SINGAPORE - There are opportunities for family offices to support innovative companies in Singapore and to contribute to sustainable finance and philanthropy here, said Deputy Prime Minister Lawrence Wong.
During the inaugural Global-Asia Family Office Summit's owners' symposium at The St Regis Singapore hotel on Thursday, Mr Wong said family offices can tap an ecosystem of private equity and venture capital firms that are focused on the region.
He said: "We are now home to one of the fastest-growing start-up communities in the world, including game-changing solutions in areas like agri-tech, fintech and biotech.
"And within Singapore itself, you have access to many exciting opportunities around us, which is why we are home to the world's highest concentration of Asian Asean-focused private equity and venture capital firms...
"There is no lack of resources to help bring innovative ideas to market, and many opportunities for family offices to invest alongside capable and sophisticated partners."
A family office is a private firm that manages investments and assets for a particular wealthy family. Some firms may serve a few clients.
Mr Wong said family offices can help mentor promising entrepreneurs and nurture the next generation of business leaders, beyond just investing in innovative companies.
He also noted the substantial increase in the number of family offices globally over the last 20 years, which he said reflects the growth in global wealth in recent decades, as well as a desire by families to professionalise how their wealth is managed.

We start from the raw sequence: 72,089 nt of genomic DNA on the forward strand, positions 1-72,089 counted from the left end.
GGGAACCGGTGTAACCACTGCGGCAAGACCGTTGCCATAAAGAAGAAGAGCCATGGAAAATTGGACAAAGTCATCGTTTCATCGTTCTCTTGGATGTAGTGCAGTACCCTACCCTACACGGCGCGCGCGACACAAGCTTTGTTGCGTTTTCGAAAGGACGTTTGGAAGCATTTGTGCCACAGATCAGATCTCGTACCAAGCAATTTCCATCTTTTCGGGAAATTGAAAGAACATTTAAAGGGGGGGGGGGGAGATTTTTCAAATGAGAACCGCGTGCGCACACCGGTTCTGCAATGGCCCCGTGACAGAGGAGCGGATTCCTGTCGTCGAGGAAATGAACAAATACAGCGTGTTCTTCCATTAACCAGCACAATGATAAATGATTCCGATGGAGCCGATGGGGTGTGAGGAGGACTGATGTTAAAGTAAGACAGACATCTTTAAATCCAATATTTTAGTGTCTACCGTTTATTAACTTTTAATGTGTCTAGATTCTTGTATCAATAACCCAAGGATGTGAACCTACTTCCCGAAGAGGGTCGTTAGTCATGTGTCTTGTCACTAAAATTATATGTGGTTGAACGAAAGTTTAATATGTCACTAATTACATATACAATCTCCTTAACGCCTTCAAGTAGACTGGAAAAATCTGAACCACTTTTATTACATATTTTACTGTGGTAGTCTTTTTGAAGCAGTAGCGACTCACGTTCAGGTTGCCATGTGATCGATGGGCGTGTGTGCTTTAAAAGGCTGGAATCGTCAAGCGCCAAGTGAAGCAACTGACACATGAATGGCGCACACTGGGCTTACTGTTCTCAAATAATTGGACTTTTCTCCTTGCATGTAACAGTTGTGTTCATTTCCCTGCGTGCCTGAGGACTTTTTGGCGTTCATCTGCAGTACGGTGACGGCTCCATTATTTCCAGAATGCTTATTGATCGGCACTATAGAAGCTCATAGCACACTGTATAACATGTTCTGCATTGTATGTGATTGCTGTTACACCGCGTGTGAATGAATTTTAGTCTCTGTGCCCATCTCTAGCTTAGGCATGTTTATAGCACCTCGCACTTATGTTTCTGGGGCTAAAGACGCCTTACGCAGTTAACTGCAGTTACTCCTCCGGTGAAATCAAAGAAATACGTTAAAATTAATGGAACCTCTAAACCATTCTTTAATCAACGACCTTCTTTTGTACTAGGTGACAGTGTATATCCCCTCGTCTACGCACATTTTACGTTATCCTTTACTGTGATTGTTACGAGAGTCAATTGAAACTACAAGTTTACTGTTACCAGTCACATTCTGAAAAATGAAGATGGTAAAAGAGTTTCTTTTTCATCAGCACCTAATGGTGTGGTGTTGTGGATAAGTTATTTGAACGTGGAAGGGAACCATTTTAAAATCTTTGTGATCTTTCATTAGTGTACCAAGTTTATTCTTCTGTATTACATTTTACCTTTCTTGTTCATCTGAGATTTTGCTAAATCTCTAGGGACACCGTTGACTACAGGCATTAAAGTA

Mr Wong added that Singapore has benefited from these global trends, with the number of family offices here at about 700, compared with five years ago, when there were fewer than 100.
He said that Singapore is a good launch pad for family offices to support the global net-zero agenda, especially in the areas of sustainable and transition finance.
He also added that there are opportunities for family offices to help scale up blended finance structures to fund climate transition projects in the region.
He said: "We all know that Asia is the key battleground for the fight against climate change... but there is a financing gap because the projects are not fully bankable.
"However, these projects are crucial in order to help countries in the region meet their climate goals, and they present huge investment opportunities."
He cited the example of Gunung Capital, a single family office based in Singapore that has committed $500 million to environmental, social and governance assets, with a focus on clean energy infrastructure, industrial transition and carbon mitigation.
As part of this effort, Gunung Capital has helped its portfolio company modernise its steel manufacturing business, making use of efficient equipment to cut down consumption while increasing output, Mr Wong said.
On the philanthropic front, he said the Government is reviewing its tax incentive schemes to see how it can encourage family offices to give more, and support local charities and non-profit entities.
The Wealth Management Institute, Monetary Authority of Singapore and the Private Banking Industry Group are also working to establish the Impact Philanthropy Partnership, which will bring together family principals and offices to tackle society's most pressing challenges and issues, said Mr Wong.